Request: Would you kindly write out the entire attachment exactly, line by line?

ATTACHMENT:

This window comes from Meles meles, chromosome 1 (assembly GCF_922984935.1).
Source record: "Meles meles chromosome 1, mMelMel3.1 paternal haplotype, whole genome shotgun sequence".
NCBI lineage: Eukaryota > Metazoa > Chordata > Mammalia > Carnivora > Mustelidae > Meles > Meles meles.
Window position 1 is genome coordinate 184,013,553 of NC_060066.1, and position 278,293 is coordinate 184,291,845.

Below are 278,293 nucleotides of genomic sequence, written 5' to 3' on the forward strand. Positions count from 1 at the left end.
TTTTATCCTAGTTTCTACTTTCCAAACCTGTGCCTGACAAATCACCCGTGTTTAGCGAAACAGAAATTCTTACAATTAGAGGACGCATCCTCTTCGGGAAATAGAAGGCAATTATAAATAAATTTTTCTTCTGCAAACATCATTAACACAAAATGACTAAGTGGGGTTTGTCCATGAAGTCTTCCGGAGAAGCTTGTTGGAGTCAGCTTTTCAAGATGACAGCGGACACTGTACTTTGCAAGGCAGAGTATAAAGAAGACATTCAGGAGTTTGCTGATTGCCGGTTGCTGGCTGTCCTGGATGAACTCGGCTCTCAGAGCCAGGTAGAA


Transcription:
This window comes from Meles meles, chromosome 1 (assembly GCF_922984935.1).
Source record: "Meles meles chromosome 1, mMelMel3.1 paternal haplotype, whole genome shotgun sequence".
NCBI lineage: Eukaryota > Metazoa > Chordata > Mammalia > Carnivora > Mustelidae > Meles > Meles meles.
Window position 1 is genome coordinate 184,013,553 of NC_060066.1, and position 278,293 is coordinate 184,291,845.

Below are 278,293 nucleotides of genomic sequence, written 5' to 3' on the forward strand. Positions count from 1 at the left end.
TTTTATCCTAGTTTCTACTTTCCAAACCTGTGCCTGACAAATCACCCGTGTTTAGCGAAACAGAAATTCTTACAATTAGAGGACGCATCCTCTTCGGGAAATAGAAGGCAATTATAAATAAATTTTTCTTCTGCAAACATCATTAACACAAAATGACTAAGTGGGGTTTGTCCATGAAGTCTTCCGGAGAAGCTTGTTGGAGTCAGCTTTTCAAGATGACAGCGGACACTGTACTTTGCAAGGCAGAGTATAAAGAAGACATTCAGGAGTTTGCTGATTGCCGGTTGCTGGCTGTCCTGGATGAACTCGGCTCTCAGAGCCAGGTAGAA